So, Debbie, if you were 16 and you went over to your friend’s stepfather’s place and your pubescent interest in him was expressed, would you want him to decline your interest, remind you of the age difference and reroute you to explore romance with youth your own age? Or would you like your first sexual experience to be with someone with more personal power and authority in the relationship, and vastly greater neurological brainpower. Would you look forward to never really knowing if he deliberately took advantage of you for the selfish reasons of filling his emotional/sexual needs he could not take care of himself, so he outsourced the responsibility to a 16 year old girl, while betraying his wife?

Debbie, you know what you did and what you’re STILL DOING is wrong; you wrote in for absolution and some kind of sympathy. You’ll get none from me; stop offending, take accountability, remain single (from both your adult and pedophilic relationships) while you work on and heal yourself.

You still have time; you took some of the most developmentally sensitive and precious years away from him. It ends here.

Oh, and Debbie, those “cruel things” he’s starting to say about your age difference? That’s him waking up to the fact that you used his sexual innocence to fulfill your own needs at his developmental expense. Grow up, and let him have his sexual agency far away from you.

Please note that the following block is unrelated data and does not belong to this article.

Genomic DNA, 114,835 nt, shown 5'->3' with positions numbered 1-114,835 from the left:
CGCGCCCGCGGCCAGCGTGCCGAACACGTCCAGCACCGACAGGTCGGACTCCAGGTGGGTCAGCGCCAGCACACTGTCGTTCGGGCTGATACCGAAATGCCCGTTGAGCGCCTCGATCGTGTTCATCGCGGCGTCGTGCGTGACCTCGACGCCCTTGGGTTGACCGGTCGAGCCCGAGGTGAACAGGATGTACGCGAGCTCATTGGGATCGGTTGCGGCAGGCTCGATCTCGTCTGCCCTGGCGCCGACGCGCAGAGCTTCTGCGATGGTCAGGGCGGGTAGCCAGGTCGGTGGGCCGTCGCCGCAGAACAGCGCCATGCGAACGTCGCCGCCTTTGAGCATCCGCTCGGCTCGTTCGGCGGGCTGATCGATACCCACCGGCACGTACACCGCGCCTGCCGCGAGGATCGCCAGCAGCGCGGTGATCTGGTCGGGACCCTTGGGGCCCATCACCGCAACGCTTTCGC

Mahsi,

Jessica

Join the Conversation

1

Your email address will not be published.

  1. Even in this day and age, there remains a mentality out there, albeit perhaps subconsciously: Men can take care of themselves, and boys are basically little men. It’s the same mentality that might explain why the book Childhood Disrupted was only able to include one man among its six interviewed adult subjects, there being such a small pool of ACE-traumatized men willing to formally tell his own story of childhood abuse. Could it be evidence of a continuing subtle societal take-it-like-a-man mindset? One in which so many men, even with anonymity, would prefer not to ‘complain’ to some stranger/author about his torturous childhood, as that is what ‘real men’ do? (I’ve tried more than once contacting the book’s author via internet websites in regards to this unaddressed elephant-in-the-room matter but received no reply.)

    Furthermore, I’ve noticed over many years of Canadian news-media consumption that when the victims are girls their gender is readily reported as such; however, when they’re boys, they’re usually referred to gender-neutrally as children. It’s as though, as a news product made to sell the best, the child victims being female is somehow more shocking than if male. Also, I’ve heard and read news-media references to a 19-year-old female victim as a ‘girl’, while (in an unrelated case) a 17-year-old male perpetrator was described as a ‘man’.